Awesome parking service at Malaga airport. Love this crew! /cc #shoutout @1_parking

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I had to park my car for a week whilst I was away in the UK recently. It would have cost me €75 one way for a taxi and I thought it would be cheaper to park my car for a week. I wasn’t prepared how great a deal I was about to get!

After a quick google search, I discovered 1parking.com and frankly I was a little skeptical of how good their service would be. Meet me at the airport, park it for a week, return it clean and for only €38 – fuggedaboutit! I booked them online and got the email with details of the service and the meeting time etc.

Well, I was blown away. The driver met me at the terminal building at the agreed time, she spoke English and was really friendly. After a quick check round and signing the contract -at which point the car is covered by their insurance! The lovely lady drove off with my car and that was that. Fast forward a week and I called them after we landed as instructed – from the baggage belt – and my car was waiting at the same meeting point. Safe, clean and ready to rock!

What I love about these guys is that they deliver what they promise and they  do so whilst being flexible and friendly. Of course their prices are keen  – but most of all I love the convenience and the service.

How is this for clever? Turns out they can do a range of mechanical bits to your car whilst it’s parked up – oil changes, servicing and even put it through its annual inspection (the Spanish equivalent of the UK MOT test). How wonderfully simple and sweet is that?!

Frankly it’s a service I would steal and try and do myself – imitation is the highest form of flattery!

Perfection Game:

With 10 being perfect, I would rate them 9/10.

To get to a 10, I would suggest a native translation of their site into English (now it doesn’t read very well at all) and support for French, Danish, German and other European languages (natively translated of course). That would make them the awesomest car parking service ever!

Why share this?

Because I want to see more of these kind of businesses – that are dedicated to great service and offer awesome convenience. Celebrate what you love so you can get more of it. Simple. I get no financial gain out of doing this. Sharing is its own reward.

What businesses have delighted you? I would really love to hear about them – wherever they are in the world.
 

10 #problems I need your help in understanding better.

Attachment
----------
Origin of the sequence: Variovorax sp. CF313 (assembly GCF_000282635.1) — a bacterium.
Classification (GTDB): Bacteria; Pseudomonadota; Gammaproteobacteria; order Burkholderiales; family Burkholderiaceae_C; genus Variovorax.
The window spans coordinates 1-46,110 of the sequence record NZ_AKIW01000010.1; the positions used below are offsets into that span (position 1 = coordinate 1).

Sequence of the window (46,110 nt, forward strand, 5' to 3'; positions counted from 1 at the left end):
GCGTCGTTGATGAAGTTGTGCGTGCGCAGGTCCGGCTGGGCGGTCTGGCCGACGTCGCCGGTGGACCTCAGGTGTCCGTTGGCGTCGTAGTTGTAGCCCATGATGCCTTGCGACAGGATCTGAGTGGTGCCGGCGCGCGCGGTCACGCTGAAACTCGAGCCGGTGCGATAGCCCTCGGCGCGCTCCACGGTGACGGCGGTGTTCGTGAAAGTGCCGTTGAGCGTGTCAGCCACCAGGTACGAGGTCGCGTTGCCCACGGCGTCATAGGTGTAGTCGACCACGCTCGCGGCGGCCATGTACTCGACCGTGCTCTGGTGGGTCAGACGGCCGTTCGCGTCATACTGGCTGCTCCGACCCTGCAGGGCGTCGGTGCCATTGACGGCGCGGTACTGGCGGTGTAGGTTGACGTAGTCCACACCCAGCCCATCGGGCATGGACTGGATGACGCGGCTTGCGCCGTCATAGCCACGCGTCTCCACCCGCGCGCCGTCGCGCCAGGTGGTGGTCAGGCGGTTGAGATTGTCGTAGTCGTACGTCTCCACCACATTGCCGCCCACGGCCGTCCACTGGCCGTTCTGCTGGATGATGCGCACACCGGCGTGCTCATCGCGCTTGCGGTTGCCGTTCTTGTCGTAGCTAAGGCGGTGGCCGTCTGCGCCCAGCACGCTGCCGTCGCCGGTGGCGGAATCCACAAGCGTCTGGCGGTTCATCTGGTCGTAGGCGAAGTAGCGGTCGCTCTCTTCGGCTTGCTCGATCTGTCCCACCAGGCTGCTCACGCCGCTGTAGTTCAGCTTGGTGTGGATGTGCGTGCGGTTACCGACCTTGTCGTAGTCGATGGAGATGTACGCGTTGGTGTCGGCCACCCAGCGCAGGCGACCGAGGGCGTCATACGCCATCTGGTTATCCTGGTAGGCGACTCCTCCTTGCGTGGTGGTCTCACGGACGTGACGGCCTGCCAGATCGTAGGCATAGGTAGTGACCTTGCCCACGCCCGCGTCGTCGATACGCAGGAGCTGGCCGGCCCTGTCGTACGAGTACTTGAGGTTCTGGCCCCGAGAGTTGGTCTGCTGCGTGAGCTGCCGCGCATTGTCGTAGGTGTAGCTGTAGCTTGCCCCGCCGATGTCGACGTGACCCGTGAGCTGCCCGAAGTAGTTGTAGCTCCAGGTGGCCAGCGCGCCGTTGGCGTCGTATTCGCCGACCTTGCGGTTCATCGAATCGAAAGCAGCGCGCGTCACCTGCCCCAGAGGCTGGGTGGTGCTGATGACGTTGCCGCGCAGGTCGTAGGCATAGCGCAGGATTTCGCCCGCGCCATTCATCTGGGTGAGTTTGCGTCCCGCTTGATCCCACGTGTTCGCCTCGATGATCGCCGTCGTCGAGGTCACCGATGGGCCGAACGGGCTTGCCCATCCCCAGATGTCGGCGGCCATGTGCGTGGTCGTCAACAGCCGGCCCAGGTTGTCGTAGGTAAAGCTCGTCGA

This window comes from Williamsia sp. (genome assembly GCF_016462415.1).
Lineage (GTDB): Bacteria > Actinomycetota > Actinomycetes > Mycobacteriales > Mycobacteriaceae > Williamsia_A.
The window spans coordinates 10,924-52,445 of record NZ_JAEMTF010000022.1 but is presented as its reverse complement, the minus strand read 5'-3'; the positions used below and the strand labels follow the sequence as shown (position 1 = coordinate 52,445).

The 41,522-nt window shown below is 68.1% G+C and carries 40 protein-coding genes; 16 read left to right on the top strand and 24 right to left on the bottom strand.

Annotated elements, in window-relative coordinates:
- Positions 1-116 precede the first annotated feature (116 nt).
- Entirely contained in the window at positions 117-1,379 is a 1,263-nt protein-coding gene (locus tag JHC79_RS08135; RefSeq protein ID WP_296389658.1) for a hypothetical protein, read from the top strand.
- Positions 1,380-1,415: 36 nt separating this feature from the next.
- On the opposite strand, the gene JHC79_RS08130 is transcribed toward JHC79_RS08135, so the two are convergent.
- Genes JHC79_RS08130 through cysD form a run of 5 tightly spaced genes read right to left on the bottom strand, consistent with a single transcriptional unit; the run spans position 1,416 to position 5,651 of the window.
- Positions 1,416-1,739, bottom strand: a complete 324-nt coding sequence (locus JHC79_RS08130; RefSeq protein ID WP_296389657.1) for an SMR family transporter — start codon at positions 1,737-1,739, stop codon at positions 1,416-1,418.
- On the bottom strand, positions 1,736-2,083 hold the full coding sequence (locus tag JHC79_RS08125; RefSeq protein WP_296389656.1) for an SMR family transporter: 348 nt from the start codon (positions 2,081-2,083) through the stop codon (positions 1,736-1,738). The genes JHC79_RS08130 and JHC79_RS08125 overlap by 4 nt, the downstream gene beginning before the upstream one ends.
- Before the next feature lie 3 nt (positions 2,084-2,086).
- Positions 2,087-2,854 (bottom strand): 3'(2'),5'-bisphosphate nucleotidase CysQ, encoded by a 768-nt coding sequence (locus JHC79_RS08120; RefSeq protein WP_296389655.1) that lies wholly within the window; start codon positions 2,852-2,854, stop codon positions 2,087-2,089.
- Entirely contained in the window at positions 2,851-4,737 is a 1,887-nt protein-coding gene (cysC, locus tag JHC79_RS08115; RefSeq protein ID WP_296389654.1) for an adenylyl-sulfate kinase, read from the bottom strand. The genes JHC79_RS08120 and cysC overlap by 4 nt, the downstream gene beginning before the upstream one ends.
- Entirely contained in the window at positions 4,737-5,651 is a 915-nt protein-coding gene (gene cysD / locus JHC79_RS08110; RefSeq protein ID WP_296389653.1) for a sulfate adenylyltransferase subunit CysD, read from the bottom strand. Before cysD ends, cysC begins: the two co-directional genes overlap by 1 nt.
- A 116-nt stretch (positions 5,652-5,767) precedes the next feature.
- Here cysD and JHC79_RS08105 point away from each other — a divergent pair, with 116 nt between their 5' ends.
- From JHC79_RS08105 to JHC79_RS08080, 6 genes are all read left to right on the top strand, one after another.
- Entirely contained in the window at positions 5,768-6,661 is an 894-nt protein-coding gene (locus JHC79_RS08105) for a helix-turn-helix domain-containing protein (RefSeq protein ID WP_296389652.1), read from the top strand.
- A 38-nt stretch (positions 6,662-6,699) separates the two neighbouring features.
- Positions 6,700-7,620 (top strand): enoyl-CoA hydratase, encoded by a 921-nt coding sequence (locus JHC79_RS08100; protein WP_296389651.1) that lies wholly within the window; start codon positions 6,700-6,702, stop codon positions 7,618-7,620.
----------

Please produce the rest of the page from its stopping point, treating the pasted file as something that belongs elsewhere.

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I’d really welcome your help to validate some problems I see in various spaces and that I think I might have an idea to help solve. Whatever seems to have some promise will go into the next stage of me (with your help) trying to build something viable.

To be honest the ideas came first and I had to retrace my steps to get to the original problem – it’s a habit I’m trying to break – because I might be better lingering on the problem first without really forming a solution just yet!

Why Am I Sharing These?

Because I need help and more importantly, I don’t want to waste my life solving problems no one cares about.

Because I am not afraid of sharing any of this, on the contrary I welcome you to take from them as much as you want, be inspired and inspire others still.

Because I invite collaboration – if you feel drawn to any particular problem and would like to be part of solving it, then let’s do it together.What a better story to tell the grandchildren (Mike and built this amazing thing vs I stole this idea from Mike and shafted him royally!)

Because 100% of nothing is nothing.

5 Things To Do Next

  1. Join  Trello, join Mike’s Problems and Ideas board (it looks just like the image above) – Sign up is free and super easy.
  2. Browse the problems in the ‘I want to fix…’ column and add comments. Tell me how might I better understand this problem, what am I missing. I would appreciate more of the problem and less of the solution 😉
  3. Vote for the problems you love using the ‘Vote’ button. The ones with the most votes will likely get built.
  4. Subscribe to the problems you want to keep updated on, just click on the ‘Subscribe’ button.Finding_great_music_based_on_music_that_I_love_the_sound_of._on_Mike_s_Problems_and_Ideas___Trello-11
  5. Share this – if you know anyone who would can add value to our understanding of the problems – invite them to join – the more the merrier.

This is just the beginning – start your own Trello board of problems or let me know what ones you would like to add and we can make that happen too. Let’s fix as many as are worthy!